Shawna Ross Shawna Ross is a lecturer at the Arizona State University who specializes in modernist British literature, cultural studies, and digital humanities. Her dissertation, defended in June 2011, was on the leisure spaces of modernity, and currently, she is working on her book manuscript, Spaces of Play: Inventing the Modern Leisure Space in British Fiction and Culture, 1860-1960, about the relationship between literature and the emergence of modern leisure spaces. She has published and presented on Henry James, Katherine Mansfield, Elizabeth Bowen, Evelyn Waugh, Charlotte Brontë, and others, and she is currently at work on a series of papers and projects on the digital Henry James.
James Smithies James Smithies is Senior Lecturer in Digital Humanities and Associate Director of the UC CEISMIC Canterbury Earthquakes Digital Archive at the University of Canterbury, New Zealand. He has previously worked in the ICT industry as a technical writer and editor, business analyst, and project manager.
Carolyn Strange Carolyn Strange is Graduate Director in the School of History, ANU, and Adjunct Professor of Arts, Education and Creative Media at Murdoch University, Perth. She has published and taught in numerous humanities and social science fields, including criminology and women’s studies. Her next book concerns the history of discretionary justice in New York State, from the Revolution to the Depression.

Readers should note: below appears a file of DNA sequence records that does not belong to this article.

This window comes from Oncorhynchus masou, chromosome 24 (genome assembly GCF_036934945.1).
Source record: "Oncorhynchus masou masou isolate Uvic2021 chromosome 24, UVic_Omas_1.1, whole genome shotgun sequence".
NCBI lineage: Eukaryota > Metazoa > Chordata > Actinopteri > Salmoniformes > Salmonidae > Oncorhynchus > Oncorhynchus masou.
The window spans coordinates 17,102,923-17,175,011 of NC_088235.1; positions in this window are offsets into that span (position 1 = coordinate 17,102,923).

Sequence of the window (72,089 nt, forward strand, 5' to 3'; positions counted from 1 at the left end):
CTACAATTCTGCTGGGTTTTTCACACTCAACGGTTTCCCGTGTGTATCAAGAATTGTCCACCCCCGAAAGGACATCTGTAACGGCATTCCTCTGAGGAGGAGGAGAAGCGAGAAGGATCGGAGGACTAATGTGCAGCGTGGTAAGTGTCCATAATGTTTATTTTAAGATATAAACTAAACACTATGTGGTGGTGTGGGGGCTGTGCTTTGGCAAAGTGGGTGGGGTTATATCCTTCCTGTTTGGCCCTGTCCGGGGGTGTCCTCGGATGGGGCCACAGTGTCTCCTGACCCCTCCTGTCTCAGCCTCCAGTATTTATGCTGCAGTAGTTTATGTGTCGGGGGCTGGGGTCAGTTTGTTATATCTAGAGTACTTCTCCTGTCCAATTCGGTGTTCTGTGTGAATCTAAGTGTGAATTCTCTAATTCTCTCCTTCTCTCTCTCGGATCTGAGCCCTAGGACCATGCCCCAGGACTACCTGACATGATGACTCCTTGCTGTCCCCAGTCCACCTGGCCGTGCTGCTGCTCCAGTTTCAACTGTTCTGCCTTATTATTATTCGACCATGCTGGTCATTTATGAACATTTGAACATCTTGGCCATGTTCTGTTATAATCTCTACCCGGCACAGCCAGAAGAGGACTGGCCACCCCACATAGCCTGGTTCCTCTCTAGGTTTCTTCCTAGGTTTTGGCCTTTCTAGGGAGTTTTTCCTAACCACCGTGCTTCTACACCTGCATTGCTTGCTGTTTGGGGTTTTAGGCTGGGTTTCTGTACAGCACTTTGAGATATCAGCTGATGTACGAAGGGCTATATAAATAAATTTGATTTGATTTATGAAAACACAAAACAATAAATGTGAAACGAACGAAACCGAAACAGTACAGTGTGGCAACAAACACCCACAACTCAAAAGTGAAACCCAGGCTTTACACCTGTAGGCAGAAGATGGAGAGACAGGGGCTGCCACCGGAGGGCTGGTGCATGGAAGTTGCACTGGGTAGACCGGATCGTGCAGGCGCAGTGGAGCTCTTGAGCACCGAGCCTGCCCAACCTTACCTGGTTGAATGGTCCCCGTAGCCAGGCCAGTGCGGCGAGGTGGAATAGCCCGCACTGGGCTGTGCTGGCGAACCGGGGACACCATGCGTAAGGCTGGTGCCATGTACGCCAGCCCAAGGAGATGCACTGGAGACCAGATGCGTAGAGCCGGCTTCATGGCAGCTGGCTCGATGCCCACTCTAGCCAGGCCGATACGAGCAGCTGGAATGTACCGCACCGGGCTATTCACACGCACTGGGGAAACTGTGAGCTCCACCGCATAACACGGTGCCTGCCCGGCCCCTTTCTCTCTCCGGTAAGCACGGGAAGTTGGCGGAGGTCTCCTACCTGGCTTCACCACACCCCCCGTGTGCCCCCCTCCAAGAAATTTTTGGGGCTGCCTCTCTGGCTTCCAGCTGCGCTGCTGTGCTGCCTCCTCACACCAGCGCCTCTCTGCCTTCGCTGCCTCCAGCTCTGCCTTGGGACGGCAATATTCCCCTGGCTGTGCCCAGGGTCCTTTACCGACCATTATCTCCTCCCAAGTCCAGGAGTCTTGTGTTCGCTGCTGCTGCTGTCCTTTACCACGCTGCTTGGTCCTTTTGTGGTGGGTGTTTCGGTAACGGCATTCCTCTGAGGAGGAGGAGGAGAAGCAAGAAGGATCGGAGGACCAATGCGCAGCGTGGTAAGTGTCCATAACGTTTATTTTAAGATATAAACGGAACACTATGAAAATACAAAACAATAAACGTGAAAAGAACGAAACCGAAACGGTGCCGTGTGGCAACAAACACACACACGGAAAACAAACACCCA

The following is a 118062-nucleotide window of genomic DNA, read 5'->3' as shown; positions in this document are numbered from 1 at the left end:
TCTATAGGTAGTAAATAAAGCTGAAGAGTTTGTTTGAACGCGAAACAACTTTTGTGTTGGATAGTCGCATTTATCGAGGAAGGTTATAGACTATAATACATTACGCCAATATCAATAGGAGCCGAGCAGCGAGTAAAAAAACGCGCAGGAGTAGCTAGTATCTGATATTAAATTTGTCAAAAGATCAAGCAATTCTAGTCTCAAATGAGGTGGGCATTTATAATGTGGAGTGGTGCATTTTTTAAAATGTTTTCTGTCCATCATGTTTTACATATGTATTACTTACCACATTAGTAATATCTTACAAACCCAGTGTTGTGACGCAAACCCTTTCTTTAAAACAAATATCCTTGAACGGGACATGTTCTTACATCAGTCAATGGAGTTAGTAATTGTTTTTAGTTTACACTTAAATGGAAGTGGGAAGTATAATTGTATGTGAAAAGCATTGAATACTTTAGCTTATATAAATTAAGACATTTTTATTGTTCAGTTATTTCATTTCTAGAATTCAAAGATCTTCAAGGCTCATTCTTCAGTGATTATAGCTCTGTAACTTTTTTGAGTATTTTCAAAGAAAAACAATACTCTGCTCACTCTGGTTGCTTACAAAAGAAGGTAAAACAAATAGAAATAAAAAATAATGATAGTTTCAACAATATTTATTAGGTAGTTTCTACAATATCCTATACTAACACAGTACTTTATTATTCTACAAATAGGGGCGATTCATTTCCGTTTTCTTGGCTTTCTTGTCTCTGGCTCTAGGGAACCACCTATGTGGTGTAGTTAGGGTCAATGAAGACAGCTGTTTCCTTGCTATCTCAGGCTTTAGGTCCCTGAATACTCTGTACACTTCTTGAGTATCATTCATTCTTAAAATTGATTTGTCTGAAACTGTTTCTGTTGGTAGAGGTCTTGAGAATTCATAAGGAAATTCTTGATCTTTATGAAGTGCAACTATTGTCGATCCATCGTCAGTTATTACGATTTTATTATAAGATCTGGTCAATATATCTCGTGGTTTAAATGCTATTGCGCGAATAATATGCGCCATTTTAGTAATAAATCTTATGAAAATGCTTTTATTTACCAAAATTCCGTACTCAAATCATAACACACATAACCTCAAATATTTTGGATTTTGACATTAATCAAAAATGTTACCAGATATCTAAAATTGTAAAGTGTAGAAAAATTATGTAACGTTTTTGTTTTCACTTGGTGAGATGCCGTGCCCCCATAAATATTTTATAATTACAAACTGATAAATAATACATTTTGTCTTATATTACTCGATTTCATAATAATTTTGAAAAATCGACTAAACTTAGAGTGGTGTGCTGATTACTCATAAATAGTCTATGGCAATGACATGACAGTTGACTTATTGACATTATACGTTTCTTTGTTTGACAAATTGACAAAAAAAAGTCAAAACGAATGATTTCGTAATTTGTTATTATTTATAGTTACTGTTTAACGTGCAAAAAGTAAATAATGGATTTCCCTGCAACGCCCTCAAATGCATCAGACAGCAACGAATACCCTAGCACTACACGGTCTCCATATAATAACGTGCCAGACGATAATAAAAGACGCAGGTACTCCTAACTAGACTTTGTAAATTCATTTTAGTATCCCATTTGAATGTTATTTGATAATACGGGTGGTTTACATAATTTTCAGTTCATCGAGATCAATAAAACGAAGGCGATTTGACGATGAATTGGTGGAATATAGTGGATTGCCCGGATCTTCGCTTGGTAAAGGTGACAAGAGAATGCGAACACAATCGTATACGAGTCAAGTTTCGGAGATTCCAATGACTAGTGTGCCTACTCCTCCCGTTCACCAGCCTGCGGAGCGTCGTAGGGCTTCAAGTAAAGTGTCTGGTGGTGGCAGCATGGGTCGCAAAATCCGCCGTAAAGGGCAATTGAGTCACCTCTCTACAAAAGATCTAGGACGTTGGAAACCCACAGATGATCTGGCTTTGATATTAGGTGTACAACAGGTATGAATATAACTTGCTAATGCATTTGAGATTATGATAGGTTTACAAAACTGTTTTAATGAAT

Takafumi Suzuki Takafumi Suzuki earned a BA in Literature, and an MA and a Ph.D in Interdisciplinary Information Studies from University of Tokyo. He is currently an associate professor at Department of Media and Communications, Faculty of Sociology, Toyo University.
Ismee Tames Dr. Ismee Tames is senior researcher at NIOD Institute for War, Holocaust and Genocide Studies in Amsterdam, the Netherlands. In 1999 she received her MA in political sciences and history (both University of Amsterdam). From 1999 to 2002 she worked as a social-economic researcher at Nyfer, Forum for economic research. She published her PhD on the First World War in 2006 and afterwards two more monographs: on Dutch Nazi-collaborators and their families (2009, 2013). Currently she is preparing research on the outbreak of war or mass violence.
Johan van Doornik Dr. Ir. Johan van Doornik has a Master's in Electrical Engineering from Twente, obtained his Ph.D. in Aalborg where he was an assistant professor for two years. Then he moved to Stanford where he was a post-doc for 4 years. He has a strong background in modelling and making simulations of human diseases, in particular muscle related problems with children.
Josh Wodak Josh Wodak's research in Environmental Humanities and Digital Humanities explores climate change, biodiversity loss, and species extinction. He holds a Bachelor of Arts (Honours) in Visual Anthropology (University of Sydney) and a PhD in Interdisciplinary Cross-Cultural Research (ANU). He is currently a Visiting Fellow at ANU’s Humanities Research Centre and an Honorary Research Fellow at the Faculty of Architecture, Design& Planning, University of Sydney.
Ian Wood Ian is a mathematician and computer scientist studying the detection and measurement of social processes in social media data. These goals have led to his collaboration with historians, social scientists and social psychologists. He is currently completing a PhD with the Research School of Computer Science, ANU.